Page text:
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Advantages Of CCD Cameras
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A CCD (charge-coupled device) camera was first used in the late 1960s; it captures and stores images in digital memory. The CCD cameras are utilized in both scientific and technology fields. CCDs are found in photocopiers, security surveillance cameras, fax machines and are used in mammography, dentistry X-rays and camcorders as well as handheld cameras. Digital cameras used today contain a CCD image sensor that captures and stores the digital prints. CCD cameras are used in astronomical research fields.
Bell Labs invented the charge couple device in 1969 and it was originally thought to be a new type of computer memory circuit. The CCD is charged by light and has a silicon finish; these devices are extremely sensitive to light. The inventors of the technology, George E. Smith and Willard Boyle determined that because of the CCD’s light sensitivity that it would help cameras to capture more clear images because the more light that is collected, the more precise and clear the image will be. Digital cameras were the ideal outlet for CCD image sensors.
Rather than using film, as the original cameras did, a digital camera houses a CCD image sensor to collect the light. The light inside the camera is captured and “placed” onto the silicon finish on the sensor. The image sensor converts the light into electrons which then convert the light into digital images.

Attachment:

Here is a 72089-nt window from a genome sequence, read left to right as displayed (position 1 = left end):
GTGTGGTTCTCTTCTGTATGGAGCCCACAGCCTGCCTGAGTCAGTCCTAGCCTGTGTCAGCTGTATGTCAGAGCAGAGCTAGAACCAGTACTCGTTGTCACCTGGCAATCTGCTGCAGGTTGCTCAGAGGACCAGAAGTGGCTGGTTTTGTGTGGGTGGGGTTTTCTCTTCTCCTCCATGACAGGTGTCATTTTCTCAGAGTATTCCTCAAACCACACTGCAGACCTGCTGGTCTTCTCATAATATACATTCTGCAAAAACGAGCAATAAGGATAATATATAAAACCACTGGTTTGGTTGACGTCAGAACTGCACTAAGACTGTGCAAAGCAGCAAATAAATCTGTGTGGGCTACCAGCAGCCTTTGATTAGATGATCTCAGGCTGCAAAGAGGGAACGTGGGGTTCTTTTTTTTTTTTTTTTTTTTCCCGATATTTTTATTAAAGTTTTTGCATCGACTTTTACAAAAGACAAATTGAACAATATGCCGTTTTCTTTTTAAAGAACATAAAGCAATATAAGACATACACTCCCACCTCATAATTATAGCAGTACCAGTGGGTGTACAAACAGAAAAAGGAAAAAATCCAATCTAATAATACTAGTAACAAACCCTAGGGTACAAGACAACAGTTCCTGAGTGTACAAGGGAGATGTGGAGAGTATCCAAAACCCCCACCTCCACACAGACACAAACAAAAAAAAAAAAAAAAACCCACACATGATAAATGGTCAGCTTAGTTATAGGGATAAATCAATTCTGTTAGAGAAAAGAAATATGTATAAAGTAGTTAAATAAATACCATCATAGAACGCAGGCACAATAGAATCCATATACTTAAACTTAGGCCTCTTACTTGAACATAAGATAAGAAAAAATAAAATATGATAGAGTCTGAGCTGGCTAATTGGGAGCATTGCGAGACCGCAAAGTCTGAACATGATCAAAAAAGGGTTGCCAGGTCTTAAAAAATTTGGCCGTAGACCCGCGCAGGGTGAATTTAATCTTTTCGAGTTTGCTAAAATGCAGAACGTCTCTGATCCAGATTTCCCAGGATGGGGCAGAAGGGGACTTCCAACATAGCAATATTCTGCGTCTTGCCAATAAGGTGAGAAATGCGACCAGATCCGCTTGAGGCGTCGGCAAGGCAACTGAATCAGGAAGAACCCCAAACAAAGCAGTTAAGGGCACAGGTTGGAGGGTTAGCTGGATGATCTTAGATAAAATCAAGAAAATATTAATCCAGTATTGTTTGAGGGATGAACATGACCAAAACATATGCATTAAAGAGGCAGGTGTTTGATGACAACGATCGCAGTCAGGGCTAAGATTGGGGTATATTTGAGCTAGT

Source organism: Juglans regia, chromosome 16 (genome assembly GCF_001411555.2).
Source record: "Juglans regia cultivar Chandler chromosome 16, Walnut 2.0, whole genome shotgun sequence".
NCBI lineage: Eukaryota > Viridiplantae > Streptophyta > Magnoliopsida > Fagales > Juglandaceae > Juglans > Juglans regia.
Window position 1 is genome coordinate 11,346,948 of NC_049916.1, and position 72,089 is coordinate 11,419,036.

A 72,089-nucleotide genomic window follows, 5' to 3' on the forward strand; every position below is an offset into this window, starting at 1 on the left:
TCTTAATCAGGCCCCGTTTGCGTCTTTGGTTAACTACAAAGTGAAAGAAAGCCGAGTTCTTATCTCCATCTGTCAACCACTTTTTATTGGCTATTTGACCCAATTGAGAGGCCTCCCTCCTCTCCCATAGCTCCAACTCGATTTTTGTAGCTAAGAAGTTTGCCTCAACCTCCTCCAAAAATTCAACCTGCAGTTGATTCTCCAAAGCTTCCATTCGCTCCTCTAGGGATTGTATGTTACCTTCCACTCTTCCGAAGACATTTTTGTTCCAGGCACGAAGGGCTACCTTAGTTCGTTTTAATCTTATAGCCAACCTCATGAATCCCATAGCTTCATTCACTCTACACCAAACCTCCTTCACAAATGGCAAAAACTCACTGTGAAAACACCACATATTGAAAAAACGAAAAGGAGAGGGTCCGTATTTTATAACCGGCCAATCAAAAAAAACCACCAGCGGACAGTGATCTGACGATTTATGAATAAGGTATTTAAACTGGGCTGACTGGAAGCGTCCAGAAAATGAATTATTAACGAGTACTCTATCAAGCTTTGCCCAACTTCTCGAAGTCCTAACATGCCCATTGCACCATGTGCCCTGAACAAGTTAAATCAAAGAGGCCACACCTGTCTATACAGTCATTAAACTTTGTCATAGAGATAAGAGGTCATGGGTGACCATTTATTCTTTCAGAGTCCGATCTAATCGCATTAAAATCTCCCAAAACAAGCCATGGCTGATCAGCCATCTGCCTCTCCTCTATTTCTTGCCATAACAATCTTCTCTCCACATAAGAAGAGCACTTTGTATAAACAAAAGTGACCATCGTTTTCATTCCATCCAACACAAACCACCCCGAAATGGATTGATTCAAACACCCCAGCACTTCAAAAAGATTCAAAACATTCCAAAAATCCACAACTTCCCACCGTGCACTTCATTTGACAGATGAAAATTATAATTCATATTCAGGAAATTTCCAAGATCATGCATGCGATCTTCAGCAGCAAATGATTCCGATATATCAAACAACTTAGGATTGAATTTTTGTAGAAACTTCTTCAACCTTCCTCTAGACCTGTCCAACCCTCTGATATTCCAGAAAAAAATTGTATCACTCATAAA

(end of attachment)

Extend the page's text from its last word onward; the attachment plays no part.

The beauty of CCD cameras is that it provides a low-noise, high quality image at a highly pixilated resolution. Digital cameras capture and measure light in the hues of blue, green and red; the quality of the image depends on the quality of the camera purchased. Digital cameras are equipped with from one to three CCD arrays which decipher the hues. You will typically find a camera with one CCD array being deployed for security surveillance and in other uses when precision color images aren’t necessary.
High-tech CCD cameras are utilized in astrophotography and life sciences and this technology is also used on the Hubble Telescope because CCD cameras allow for long exposure times. When a CCD camera is used in a telescope, the eyepiece is removed and the camera is attached in its place. A CCD camera is capable of capturing up to 70 percent of the available light, as compared to the two percent of available light captured with lower quality cameras.
CCD cameras are designed for specific use, and knowing what you’ll be asking of it will help you make your purchasing decision. CCD cameras are manufactured with c-mount or t-mounts and are also equipped with an adaptor to connect to a computer for ease in displaying the images.